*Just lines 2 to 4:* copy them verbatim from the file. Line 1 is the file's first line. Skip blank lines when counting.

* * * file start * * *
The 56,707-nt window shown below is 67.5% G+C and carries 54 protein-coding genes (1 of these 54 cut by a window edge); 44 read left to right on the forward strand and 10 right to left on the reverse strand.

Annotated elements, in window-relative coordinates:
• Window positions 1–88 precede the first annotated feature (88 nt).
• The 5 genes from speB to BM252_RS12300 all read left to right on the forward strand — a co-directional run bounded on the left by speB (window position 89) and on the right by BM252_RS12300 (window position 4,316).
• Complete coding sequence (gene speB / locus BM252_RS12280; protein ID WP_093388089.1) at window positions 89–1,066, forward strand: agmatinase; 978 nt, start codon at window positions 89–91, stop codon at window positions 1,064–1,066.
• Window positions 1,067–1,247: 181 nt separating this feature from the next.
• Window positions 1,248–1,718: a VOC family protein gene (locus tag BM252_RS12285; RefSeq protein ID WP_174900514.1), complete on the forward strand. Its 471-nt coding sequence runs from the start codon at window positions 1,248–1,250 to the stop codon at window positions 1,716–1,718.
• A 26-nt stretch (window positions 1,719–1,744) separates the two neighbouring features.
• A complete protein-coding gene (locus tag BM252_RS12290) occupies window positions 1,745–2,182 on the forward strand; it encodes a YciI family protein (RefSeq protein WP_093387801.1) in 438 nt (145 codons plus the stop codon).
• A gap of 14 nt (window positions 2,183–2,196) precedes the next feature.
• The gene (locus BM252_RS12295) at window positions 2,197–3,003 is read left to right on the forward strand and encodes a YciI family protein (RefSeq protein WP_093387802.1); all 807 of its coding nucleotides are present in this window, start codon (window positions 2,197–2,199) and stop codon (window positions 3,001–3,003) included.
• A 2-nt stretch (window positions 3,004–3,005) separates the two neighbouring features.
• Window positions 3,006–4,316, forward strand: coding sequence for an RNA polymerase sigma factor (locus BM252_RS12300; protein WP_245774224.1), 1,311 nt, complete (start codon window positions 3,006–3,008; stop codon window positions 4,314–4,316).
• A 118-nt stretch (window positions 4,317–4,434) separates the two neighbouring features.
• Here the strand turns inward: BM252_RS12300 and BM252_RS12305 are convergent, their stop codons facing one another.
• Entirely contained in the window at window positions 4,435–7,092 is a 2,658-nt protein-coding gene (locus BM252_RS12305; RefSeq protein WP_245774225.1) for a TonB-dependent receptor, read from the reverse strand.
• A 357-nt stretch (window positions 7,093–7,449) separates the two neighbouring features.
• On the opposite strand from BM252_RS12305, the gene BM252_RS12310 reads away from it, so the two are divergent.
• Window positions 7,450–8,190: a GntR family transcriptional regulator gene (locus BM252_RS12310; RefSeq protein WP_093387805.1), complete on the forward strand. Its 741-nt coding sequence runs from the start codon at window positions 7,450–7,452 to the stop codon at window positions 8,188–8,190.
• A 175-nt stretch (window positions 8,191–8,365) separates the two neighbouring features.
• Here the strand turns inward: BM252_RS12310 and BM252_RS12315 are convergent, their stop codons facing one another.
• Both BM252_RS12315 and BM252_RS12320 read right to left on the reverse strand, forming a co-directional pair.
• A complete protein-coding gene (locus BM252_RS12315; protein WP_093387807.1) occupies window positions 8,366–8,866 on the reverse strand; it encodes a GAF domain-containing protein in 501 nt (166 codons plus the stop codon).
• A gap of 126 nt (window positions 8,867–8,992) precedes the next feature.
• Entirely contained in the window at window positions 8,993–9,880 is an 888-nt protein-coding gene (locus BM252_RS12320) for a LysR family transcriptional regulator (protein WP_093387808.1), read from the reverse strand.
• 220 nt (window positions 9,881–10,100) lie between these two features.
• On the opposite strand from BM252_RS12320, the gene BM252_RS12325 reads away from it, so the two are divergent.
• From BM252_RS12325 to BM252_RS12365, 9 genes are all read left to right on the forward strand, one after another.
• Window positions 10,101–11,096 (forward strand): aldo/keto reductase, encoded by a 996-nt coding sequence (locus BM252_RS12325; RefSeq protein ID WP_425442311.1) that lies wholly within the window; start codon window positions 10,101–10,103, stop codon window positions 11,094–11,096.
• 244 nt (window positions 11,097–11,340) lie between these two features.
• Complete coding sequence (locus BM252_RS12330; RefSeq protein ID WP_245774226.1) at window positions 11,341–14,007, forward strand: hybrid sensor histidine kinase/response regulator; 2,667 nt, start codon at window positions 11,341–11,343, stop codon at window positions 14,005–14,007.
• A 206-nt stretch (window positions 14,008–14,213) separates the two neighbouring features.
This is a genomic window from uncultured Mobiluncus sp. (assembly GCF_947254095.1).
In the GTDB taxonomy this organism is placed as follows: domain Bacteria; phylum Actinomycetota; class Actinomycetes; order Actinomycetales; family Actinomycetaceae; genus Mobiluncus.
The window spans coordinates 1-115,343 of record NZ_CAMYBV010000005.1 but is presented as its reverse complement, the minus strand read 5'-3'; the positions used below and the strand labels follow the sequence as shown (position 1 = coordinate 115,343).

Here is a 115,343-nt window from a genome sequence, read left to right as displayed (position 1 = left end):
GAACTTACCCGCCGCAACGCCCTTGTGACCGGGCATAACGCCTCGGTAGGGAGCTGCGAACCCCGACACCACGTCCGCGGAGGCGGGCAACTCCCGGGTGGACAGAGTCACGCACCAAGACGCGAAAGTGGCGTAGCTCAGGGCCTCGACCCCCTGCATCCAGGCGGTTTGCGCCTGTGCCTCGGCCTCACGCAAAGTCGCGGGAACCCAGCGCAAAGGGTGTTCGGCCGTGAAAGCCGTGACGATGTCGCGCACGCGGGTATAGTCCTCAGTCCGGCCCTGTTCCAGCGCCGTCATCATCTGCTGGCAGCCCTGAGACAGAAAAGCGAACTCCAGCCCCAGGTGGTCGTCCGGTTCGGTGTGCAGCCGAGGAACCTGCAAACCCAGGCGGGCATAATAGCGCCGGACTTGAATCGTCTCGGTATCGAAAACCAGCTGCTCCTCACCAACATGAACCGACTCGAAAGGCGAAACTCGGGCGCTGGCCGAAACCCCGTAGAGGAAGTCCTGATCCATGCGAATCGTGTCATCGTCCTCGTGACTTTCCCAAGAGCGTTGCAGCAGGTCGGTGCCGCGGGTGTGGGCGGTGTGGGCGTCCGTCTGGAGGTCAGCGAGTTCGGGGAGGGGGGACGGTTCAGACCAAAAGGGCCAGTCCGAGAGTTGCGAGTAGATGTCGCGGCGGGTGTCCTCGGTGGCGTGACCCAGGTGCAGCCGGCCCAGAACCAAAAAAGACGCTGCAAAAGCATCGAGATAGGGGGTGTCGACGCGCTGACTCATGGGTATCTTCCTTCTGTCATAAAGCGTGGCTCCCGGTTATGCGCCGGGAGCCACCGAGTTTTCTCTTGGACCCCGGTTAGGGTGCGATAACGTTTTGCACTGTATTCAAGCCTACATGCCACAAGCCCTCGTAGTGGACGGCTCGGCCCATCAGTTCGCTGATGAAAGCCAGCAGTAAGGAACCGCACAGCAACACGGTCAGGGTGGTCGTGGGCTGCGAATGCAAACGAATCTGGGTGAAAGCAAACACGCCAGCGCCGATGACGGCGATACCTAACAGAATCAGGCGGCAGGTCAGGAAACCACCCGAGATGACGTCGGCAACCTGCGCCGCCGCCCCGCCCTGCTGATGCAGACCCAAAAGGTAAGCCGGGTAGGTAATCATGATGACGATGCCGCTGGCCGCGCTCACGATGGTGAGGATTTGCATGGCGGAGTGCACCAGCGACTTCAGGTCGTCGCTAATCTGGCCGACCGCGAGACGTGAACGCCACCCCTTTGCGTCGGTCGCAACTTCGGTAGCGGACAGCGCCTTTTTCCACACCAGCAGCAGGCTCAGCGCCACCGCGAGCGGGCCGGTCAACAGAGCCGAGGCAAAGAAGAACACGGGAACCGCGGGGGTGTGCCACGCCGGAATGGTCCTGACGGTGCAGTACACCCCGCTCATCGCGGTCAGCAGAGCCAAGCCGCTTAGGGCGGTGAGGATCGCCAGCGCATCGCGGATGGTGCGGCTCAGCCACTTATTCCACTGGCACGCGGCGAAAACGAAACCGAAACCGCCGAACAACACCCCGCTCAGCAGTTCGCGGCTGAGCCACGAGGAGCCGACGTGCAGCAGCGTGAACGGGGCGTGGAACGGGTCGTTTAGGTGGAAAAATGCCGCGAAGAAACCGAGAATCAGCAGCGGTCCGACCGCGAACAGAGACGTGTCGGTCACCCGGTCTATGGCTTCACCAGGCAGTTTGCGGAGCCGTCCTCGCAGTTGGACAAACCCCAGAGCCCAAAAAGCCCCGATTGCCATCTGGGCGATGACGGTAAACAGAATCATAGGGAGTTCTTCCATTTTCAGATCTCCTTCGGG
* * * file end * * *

Annotated elements, in window-relative coordinates:
• Window positions 1–88 precede the first annotated feature (88 nt).
• The 5 genes from speB to BM252_RS12300 all read left to right on the forward strand — a co-directional run bounded on the left by speB (window position 89) and on the right by BM252_RS12300 (window position 4,316).